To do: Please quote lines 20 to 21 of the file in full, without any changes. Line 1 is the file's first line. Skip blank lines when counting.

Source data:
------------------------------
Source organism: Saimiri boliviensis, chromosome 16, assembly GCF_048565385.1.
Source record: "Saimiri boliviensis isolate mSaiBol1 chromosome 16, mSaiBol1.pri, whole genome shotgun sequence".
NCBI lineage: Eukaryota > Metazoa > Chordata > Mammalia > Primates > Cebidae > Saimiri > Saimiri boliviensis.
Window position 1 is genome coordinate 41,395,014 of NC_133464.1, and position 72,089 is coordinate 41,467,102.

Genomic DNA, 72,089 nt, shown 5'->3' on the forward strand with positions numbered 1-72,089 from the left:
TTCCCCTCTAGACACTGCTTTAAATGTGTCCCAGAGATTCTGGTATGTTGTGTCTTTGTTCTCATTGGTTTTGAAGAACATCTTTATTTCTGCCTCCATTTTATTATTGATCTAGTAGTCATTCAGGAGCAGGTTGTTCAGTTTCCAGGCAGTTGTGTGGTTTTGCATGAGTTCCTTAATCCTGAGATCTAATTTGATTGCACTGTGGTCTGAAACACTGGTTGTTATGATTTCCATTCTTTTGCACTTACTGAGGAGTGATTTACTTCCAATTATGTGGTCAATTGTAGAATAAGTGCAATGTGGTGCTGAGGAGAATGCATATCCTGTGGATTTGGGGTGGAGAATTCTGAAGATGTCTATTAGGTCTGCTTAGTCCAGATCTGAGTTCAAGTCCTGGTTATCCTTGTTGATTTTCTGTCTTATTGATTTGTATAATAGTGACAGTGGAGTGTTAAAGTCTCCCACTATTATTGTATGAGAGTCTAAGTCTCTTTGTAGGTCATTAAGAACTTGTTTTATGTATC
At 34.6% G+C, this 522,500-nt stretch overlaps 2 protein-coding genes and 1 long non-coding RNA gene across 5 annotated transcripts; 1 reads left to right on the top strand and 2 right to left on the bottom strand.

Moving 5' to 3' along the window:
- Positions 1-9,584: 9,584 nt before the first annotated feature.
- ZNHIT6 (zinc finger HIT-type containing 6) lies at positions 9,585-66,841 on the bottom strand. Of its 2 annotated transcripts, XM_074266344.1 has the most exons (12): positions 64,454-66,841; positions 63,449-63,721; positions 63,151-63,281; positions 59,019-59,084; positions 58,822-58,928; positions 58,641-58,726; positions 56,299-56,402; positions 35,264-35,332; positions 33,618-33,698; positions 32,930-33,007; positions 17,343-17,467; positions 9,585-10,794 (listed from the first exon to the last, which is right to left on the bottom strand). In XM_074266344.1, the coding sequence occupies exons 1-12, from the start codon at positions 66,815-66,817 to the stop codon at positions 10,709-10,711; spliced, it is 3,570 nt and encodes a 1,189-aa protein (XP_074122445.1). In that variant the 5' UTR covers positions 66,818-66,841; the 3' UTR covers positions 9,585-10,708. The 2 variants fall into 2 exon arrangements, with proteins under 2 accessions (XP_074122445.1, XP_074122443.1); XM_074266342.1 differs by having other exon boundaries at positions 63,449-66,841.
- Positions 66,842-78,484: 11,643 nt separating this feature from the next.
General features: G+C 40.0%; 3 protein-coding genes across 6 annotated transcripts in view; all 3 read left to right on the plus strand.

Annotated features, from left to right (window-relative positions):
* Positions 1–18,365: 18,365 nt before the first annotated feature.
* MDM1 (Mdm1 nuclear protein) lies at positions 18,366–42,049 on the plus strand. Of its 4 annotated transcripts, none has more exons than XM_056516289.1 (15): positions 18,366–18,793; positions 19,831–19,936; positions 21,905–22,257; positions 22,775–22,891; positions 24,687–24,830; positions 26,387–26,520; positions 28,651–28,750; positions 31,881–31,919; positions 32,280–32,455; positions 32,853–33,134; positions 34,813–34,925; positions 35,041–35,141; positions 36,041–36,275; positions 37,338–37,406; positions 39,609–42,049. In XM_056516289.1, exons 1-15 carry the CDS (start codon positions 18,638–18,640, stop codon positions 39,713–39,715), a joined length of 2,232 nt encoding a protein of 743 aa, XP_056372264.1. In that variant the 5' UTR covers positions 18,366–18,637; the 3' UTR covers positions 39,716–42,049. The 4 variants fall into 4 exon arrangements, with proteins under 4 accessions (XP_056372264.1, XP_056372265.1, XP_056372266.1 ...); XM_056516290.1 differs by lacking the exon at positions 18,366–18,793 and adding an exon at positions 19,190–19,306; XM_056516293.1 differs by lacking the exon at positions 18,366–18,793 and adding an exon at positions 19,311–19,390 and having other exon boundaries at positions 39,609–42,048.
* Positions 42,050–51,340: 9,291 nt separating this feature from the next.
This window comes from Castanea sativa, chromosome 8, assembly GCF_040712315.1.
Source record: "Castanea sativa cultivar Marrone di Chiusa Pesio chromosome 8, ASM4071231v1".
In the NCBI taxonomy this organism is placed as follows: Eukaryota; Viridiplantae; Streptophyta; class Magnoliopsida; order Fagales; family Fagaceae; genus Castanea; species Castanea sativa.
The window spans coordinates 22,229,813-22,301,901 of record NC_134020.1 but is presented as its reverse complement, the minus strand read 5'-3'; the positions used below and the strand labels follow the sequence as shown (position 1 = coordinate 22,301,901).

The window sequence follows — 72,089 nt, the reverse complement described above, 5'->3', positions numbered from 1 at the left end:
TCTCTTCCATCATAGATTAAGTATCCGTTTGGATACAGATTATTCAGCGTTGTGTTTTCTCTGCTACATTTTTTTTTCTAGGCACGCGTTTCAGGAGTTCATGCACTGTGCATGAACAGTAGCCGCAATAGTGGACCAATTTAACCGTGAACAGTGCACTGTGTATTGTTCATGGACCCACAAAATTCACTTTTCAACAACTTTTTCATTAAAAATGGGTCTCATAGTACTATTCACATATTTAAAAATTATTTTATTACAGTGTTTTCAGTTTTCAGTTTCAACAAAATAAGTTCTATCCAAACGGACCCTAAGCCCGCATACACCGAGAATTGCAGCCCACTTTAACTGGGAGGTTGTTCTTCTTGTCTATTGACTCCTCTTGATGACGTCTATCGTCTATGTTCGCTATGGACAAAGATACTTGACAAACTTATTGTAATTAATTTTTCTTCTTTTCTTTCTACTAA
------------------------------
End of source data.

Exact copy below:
The window spans coordinates 22,229,813-22,301,901 of record NC_134020.1 but is presented as its reverse complement, the minus strand read 5'-3'; the positions used below and the strand labels follow the sequence as shown (position 1 = coordinate 22,301,901).

The window sequence follows — 72,089 nt, the reverse complement described above, 5'->3', positions numbered from 1 at the left end: